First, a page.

‘Committees in Defence of the Referendum’: update from Catalonia
Ignasi Bernat and David Whyte on developments as the Catalan people resist the Spanish state's crackdown on their independence referendum

The rights and safety of LGBTQ+ people are not guaranteed – we must continue to fight for them
Kennedy Walker looks at the growth in hate attacks at a time when the Tory government is being propped up by homophobes

Naomi Klein: the Corbyn movement is part of a global phenomenon
What radical writer Naomi Klein said in her guest speech to Labour Party conference

Waiting for the future to begin: refugees’ everyday lives in Greece
Solidarity volunteer Karolina Partyga on what she has learned from refugees in Thessaloniki

Don’t let Uber take you for a ride
Uber is no friend of passengers or workers, writes Lewis Norton – the firm has put riders at risk and exploited its drivers

Acid Corbynism’s next steps: building a socialist dance culture
Matt Phull and Will Stronge share more thoughts about the postcapitalist potential of the Acid Corbynist project

Flooding the cradle of civilisation: A 12,000 year old town in Kurdistan battles for survival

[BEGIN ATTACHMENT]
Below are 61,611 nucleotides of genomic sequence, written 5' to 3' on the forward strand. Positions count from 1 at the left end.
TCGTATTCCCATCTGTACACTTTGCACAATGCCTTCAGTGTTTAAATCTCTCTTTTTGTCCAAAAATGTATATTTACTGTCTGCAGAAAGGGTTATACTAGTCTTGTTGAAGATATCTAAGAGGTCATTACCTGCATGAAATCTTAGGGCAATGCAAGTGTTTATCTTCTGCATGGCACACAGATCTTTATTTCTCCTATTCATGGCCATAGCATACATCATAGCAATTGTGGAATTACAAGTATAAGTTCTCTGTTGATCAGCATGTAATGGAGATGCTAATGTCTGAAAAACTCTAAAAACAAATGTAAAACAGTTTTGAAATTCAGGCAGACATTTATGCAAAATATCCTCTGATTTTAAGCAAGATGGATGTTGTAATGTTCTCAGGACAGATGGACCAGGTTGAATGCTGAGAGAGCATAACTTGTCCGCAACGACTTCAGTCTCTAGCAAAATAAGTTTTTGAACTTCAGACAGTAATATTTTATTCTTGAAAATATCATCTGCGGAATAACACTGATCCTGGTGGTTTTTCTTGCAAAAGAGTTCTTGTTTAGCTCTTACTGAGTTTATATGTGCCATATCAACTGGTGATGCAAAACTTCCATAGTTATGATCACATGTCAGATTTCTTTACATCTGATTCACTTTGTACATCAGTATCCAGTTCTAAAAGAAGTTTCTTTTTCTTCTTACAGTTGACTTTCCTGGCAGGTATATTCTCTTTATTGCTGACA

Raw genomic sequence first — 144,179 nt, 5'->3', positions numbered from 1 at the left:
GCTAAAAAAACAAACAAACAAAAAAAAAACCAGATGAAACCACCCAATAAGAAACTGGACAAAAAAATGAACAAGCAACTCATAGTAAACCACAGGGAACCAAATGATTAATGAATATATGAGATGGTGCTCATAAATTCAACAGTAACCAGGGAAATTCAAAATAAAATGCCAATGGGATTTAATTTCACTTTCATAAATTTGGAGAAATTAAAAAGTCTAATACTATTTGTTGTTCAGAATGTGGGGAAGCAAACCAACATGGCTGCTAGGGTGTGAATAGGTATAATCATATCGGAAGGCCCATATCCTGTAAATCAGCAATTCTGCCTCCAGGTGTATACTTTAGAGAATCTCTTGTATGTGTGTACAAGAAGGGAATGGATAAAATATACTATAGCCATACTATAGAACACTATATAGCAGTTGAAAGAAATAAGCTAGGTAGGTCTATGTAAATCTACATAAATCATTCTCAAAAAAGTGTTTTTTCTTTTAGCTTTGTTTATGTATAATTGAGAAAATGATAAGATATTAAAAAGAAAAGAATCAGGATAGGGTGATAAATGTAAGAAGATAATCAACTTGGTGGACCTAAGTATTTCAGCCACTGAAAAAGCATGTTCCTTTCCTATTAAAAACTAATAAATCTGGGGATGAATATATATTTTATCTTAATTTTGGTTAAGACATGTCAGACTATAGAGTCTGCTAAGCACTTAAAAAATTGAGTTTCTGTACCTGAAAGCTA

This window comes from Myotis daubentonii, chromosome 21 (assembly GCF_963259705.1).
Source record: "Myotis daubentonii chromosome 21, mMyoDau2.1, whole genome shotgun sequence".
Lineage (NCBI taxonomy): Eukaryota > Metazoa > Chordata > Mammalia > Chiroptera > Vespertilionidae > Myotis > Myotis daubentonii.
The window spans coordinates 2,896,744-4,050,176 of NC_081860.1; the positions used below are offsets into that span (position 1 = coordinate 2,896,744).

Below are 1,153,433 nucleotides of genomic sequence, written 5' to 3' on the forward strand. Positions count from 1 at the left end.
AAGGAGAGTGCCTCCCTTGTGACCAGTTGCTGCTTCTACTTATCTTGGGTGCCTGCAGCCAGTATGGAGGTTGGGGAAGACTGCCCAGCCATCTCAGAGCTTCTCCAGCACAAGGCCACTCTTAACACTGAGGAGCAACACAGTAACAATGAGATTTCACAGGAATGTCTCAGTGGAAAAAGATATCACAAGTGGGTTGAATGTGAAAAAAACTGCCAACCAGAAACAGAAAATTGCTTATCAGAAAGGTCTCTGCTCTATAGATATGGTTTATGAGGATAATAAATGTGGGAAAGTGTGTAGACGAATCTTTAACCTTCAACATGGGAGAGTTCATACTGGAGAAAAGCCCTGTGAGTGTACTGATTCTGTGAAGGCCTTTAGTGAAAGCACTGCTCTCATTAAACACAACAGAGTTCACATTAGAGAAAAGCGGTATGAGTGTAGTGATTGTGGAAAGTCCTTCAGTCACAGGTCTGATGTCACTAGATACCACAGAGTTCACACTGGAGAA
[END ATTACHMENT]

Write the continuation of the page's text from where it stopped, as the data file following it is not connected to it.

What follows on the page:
It’s one of the oldest continually inhabited places on earth, but a new dam has put Hasankeyf under threat, write Eliza Egret and Tom Anderson

New model activism: Putting Labour in office and the people in power
Hilary Wainwright examines how the ‘new politics’ needs to be about both winning electoral power and building transformative power

What is ‘free movement plus’?
A new report proposes an approach that can push back against the tide of anti-immigrant sentiment. Luke Cooper explains

The World Transformed: Red Pepper’s pick of the festival
Red Pepper is proud to be part of organising The World Transformed, in Brighton from 23-26 September. Here are our highlights from the programme

Working class theatre: Save Our Steel takes the stage
A new play inspired by Port Talbot’s ‘Save Our Steel’ campaign asks questions about the working class leaders of today. Adam Johannes talks to co-director Rhiannon White about the project, the people and the politics behind it

The dawn of commons politics
As supporters of the new 'commons politics' win office in a variety of European cities, Stacco Troncoso and Ann Marie Utratel chart where this movement came from – and where it may be going